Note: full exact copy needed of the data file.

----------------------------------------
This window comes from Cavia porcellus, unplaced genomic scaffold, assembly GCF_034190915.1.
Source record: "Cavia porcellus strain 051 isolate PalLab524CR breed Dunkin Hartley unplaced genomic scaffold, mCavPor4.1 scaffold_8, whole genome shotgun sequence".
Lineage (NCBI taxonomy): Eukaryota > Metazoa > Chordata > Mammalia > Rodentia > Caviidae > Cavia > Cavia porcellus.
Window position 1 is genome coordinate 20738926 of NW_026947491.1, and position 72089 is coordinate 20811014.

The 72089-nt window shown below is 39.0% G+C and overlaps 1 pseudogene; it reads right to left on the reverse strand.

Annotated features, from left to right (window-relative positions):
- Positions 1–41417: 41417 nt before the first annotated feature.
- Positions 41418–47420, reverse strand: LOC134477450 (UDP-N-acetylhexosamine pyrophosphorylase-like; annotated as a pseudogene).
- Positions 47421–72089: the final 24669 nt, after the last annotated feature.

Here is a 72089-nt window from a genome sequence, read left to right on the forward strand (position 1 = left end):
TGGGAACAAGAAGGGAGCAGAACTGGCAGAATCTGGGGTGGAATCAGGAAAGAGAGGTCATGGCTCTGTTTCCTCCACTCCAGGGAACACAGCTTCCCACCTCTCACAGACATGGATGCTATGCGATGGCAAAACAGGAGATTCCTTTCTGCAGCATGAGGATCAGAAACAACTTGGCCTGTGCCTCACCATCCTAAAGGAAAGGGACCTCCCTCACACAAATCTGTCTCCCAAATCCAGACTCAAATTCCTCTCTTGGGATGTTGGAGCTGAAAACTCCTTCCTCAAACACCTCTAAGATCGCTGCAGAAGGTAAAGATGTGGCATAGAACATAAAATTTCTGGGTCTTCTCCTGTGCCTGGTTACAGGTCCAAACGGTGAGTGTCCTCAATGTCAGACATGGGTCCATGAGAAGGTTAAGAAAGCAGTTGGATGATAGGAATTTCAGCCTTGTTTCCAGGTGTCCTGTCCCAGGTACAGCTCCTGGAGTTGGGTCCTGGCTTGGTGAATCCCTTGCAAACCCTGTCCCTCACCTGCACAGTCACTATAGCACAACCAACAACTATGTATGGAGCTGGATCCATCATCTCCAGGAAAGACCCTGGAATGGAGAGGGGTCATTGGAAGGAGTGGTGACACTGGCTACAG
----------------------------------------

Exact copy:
This window comes from Cavia porcellus, unplaced genomic scaffold, assembly GCF_034190915.1.
Source record: "Cavia porcellus strain 051 isolate PalLab524CR breed Dunkin Hartley unplaced genomic scaffold, mCavPor4.1 scaffold_8, whole genome shotgun sequence".
Lineage (NCBI taxonomy): Eukaryota > Metazoa > Chordata > Mammalia > Rodentia > Caviidae > Cavia > Cavia porcellus.
Window position 1 is genome coordinate 20738926 of NW_026947491.1, and position 72089 is coordinate 20811014.

The 72089-nt window shown below is 39.0% G+C and overlaps 1 pseudogene; it reads right to left on the reverse strand.

Annotated features, from left to right (window-relative positions):
- Positions 1–41417: 41417 nt before the first annotated feature.
- Positions 41418–47420, reverse strand: LOC134477450 (UDP-N-acetylhexosamine pyrophosphorylase-like; annotated as a pseudogene).
- Positions 47421–72089: the final 24669 nt, after the last annotated feature.

Here is a 72089-nt window from a genome sequence, read left to right on the forward strand (position 1 = left end):
TGGGAACAAGAAGGGAGCAGAACTGGCAGAATCTGGGGTGGAATCAGGAAAGAGAGGTCATGGCTCTGTTTCCTCCACTCCAGGGAACACAGCTTCCCACCTCTCACAGACATGGATGCTATGCGATGGCAAAACAGGAGATTCCTTTCTGCAGCATGAGGATCAGAAACAACTTGGCCTGTGCCTCACCATCCTAAAGGAAAGGGACCTCCCTCACACAAATCTGTCTCCCAAATCCAGACTCAAATTCCTCTCTTGGGATGTTGGAGCTGAAAACTCCTTCCTCAAACACCTCTAAGATCGCTGCAGAAGGTAAAGATGTGGCATAGAACATAAAATTTCTGGGTCTTCTCCTGTGCCTGGTTACAGGTCCAAACGGTGAGTGTCCTCAATGTCAGACATGGGTCCATGAGAAGGTTAAGAAAGCAGTTGGATGATAGGAATTTCAGCCTTGTTTCCAGGTGTCCTGTCCCAGGTACAGCTCCTGGAGTTGGGTCCTGGCTTGGTGAATCCCTTGCAAACCCTGTCCCTCACCTGCACAGTCACTATAGCACAACCAACAACTATGTATGGAGCTGGATCCATCATCTCCAGGAAAGACCCTGGAATGGAGAGGGGTCATTGGAAGGAGTGGTGACACTGGCTACAG